Karen  arrived and the soup was ready. A gastronomical journey of impressive proportions began!

Oh that soup…!

I’ve eaten a lot of French onion soups in my time, but Joy’s was far and away the most delicious concoction I’ve yet encountered. The delicate rich flavor of the broth was complemented by a thick slice of sourdough bread topped with the creamy gruyere. Oh bliss! The soup alone should have been enough, would have been if this were not Thanksgiving. But as soon as our bowls were empty, out came the rest of the feast.

We had the ubiquitous turkey, a 20# bird that Joy soaked in a spicy brine for 16 hours prior to roasting. She crafted her dressing from French bread that she cubed, toasted, and lovingly seasoned to perfection. The Brussels sprouts were tossed with olive oil, lemon zest and black pepper. She did a side dish of made-from-scratch macaroni and cheese with sharp cheddar and cream. Her cranberry sauce started with real cranberries and an unexpected addition of jalepeno peppers. The garlic mashed potatoes and giblet gravy were just as mouth-watering as everything else on her amazing menu.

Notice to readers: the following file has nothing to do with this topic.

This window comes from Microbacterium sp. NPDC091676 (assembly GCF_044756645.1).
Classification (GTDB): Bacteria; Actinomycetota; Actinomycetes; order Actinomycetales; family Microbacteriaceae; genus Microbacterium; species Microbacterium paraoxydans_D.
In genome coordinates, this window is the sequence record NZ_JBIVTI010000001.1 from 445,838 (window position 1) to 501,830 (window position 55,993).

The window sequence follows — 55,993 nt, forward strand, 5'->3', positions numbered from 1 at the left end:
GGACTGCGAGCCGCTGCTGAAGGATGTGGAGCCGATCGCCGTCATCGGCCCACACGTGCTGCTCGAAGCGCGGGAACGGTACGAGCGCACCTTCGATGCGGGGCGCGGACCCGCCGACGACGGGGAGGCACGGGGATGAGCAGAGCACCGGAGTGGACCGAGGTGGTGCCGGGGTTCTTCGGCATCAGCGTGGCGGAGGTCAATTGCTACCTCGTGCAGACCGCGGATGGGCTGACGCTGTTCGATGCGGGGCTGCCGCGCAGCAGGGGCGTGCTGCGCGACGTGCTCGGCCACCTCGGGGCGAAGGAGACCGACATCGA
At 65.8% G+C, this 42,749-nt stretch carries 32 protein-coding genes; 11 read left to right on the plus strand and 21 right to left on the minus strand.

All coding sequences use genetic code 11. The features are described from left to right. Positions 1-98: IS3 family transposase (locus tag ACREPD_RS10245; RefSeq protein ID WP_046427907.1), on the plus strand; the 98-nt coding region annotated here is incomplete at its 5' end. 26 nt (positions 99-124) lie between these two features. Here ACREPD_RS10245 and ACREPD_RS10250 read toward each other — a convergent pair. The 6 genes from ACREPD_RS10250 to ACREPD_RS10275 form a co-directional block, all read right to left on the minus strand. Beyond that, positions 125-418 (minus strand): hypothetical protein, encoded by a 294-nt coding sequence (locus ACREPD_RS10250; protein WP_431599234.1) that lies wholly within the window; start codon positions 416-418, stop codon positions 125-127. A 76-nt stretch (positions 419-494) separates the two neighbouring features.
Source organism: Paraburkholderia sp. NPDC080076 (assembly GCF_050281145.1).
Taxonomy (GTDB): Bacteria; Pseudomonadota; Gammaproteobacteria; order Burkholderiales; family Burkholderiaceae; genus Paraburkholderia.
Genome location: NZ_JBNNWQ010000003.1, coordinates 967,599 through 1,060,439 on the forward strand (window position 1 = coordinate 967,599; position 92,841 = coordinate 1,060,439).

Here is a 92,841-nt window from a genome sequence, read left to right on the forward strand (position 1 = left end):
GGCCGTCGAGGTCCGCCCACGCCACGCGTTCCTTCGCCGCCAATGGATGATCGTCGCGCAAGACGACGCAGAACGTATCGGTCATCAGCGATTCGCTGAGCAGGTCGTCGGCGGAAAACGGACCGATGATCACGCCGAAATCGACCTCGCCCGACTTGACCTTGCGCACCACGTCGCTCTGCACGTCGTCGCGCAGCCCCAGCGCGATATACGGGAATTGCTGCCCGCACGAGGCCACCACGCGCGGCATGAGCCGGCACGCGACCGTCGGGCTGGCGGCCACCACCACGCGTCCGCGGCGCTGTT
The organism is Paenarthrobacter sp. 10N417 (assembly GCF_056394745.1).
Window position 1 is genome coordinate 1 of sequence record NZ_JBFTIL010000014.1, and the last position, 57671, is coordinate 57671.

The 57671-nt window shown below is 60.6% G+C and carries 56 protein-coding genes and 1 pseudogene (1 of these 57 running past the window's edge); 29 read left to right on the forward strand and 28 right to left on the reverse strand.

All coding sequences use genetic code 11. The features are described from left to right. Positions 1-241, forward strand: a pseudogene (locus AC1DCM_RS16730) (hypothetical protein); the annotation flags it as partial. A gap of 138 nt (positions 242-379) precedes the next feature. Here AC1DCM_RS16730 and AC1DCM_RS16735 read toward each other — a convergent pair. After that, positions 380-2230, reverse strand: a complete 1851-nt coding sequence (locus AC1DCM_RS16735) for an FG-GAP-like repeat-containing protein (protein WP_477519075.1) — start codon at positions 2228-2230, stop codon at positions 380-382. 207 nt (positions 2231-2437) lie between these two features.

I haven’t eaten that much at one sitting for many, many years. But I couldn’t resist the flavors of that beautiful meal prepared with such skill and love. And then…dessert. Karen brought apple pie and cheesecake that she had also made from scratch. Of course there was no way to choose one or the other. So slowly, very slowly, I ate apple pie and vanilla bean ice cream. Then even more slowly, I ate New York cheesecake with strawberries and chocolate sauce.

Some things are just worth it.

Now the day is done. The house is quiet. Neighbors in the condos across the street, those who don’t pull the draperies, are one by one turning off their TV’s and going to bed. I’m wide awake and still far too full to fall asleep. But it isn’t just my over-stuffed stomach, my heart is overflowing as well. The blessings of family, of friends, of love and acceptance, of a life filled to capacity with immeasurable goodness scroll through my consciousness like scenes in a movie. Thanksgiving. Giving thanks.

May I never grow so accustomed to plenty that I forget what a gift it is.